Over the past few years, the company has heavily invested in many capital projects, and these investments are now bearing fruits. Additionally, starting in 2025, ET will also start to benefit from a 20-year sales and purchase agreement for Liquid Natural Gas (“LNG”) with Shell NA LNG. This agreement is one of several contracts the company has signed to supply a total of 7.9 million tons of LNG each year. When deliveries begin, I expect the company’s cash flow to receive a further boost from the transportation of natural gas through the Trunkline pipeline system from the Lake Charles facility.
Despite the heavy investment, the company’s capital structure stays stable and strong thanks to its robust profitability, as detailed next.
Strong capital structure and robust profitability
The chart below displays ET’s capital structure over the past decade. While it is true that the company’s debt burden has significantly increased, which has worried many investors. But note that its capital structure has remained strong and stable due to improved profitability (more on this later) and generally low borrowing rates over the past ten years.
Specifically, the equity-to-enterprise value (“EV”) ratio has averaged around 40.0% over the past decade, and the average ratio during 2022 is also 40%, consistent with the ten-year average. The debt-to-EV ratio has averaged 64% over the past decade, and the current ratio of 60% is both below the average and lower than the starting level in 2012. Looking forward, I expect the company’s capital structure to continue to improve thanks to the factors mentioned above and its strong profitability, examined next.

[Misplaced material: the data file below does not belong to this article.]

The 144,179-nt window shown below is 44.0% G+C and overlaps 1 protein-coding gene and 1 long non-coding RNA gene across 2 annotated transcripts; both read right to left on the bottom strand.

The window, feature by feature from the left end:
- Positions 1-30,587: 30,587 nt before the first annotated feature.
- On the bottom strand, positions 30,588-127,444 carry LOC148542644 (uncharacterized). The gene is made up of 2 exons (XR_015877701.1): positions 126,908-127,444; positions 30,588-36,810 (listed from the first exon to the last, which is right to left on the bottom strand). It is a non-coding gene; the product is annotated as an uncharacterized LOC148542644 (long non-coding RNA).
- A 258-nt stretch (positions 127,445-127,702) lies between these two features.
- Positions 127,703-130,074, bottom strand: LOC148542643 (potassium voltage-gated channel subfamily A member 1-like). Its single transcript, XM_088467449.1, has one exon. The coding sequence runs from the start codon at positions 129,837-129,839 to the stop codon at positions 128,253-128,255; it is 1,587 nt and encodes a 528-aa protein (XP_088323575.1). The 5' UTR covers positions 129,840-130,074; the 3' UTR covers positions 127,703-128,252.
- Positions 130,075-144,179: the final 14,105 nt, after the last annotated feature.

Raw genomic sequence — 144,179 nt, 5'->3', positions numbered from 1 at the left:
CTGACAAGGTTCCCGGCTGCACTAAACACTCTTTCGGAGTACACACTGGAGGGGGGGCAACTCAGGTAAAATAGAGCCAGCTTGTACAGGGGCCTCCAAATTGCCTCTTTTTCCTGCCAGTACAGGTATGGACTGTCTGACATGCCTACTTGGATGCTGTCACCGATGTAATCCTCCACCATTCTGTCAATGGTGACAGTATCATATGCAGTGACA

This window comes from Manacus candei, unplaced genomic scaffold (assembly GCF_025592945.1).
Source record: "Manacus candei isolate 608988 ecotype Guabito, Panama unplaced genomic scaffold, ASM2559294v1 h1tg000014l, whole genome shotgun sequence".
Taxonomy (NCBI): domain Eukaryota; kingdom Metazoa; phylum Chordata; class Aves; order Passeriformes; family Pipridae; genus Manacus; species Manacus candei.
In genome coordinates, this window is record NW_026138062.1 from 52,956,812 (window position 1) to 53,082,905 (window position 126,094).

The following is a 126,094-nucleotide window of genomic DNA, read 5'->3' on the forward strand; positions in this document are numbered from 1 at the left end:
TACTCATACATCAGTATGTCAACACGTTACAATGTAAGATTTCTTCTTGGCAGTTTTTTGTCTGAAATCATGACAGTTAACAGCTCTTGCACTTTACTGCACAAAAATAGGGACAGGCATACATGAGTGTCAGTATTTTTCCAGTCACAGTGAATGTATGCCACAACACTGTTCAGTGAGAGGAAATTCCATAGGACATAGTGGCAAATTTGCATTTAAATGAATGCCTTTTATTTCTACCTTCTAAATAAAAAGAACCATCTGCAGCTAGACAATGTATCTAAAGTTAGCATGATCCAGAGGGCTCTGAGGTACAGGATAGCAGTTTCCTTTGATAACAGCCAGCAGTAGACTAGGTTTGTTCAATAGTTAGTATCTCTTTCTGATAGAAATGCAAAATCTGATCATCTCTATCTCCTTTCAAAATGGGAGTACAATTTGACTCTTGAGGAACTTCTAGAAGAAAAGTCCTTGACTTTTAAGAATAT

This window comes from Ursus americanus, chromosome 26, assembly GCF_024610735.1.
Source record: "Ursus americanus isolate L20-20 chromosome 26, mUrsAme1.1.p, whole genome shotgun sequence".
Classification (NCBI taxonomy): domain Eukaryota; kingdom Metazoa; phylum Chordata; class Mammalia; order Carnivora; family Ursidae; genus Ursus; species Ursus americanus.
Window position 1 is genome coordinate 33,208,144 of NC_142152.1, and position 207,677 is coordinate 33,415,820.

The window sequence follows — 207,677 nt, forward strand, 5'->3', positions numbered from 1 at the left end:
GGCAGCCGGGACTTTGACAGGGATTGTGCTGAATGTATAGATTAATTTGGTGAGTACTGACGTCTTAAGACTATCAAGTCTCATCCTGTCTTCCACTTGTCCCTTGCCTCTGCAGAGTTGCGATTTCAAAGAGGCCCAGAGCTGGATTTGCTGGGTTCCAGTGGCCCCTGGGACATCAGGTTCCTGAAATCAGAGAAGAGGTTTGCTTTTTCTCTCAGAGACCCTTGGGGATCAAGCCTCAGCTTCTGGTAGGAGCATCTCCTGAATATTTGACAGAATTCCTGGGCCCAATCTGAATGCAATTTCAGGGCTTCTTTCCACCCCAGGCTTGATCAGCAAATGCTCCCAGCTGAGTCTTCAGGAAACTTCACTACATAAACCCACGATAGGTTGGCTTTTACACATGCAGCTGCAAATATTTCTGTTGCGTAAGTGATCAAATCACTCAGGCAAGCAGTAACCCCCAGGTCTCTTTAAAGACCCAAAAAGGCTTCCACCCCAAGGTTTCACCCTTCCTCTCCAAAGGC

To assess ET’s profitability, let’s begin by examining its cost of capital, as presented in the table below. In this analysis, I utilized the standard capital asset pricing model (CAPM). As detailed in my earlier articles, the key inputs to the WACC are:
This analysis uses the Weighted Average Cost of Capital (“WACC”) to evaluate its cost of capital. The WACC is calculated as:
WACC = portion of equity * cost of equity + portion of debt * cost of debt * (1- tax rate)
And the next chart shows the WACC results. Note that the cost of equity, according to the CAPM model, is determined by the volatility of the stock (the beta) and the risk-free return (the 10-year treasury bond yield).
The results from the WACC analysis are summarized below. As seen, ET’s WACC has fluctuated between about 5.0% and 8.7% over the past decade, with an average of 6.1%. The chart also provides ET’s profitability, in terms of its return earned on capital employed (ROCE). Its ROCE has ranged from approximately 9% to 16% since 2017, with an average of 12.9%. As such, its average profitability in recent years is more than double its average WACC. Given the catalysts mentioned earlier and the macroeconomic supply-demand imbalance in the energy market, I anticipate the profitability-WACC gap to further widen.
Compressed valuation translates to wide margin of safety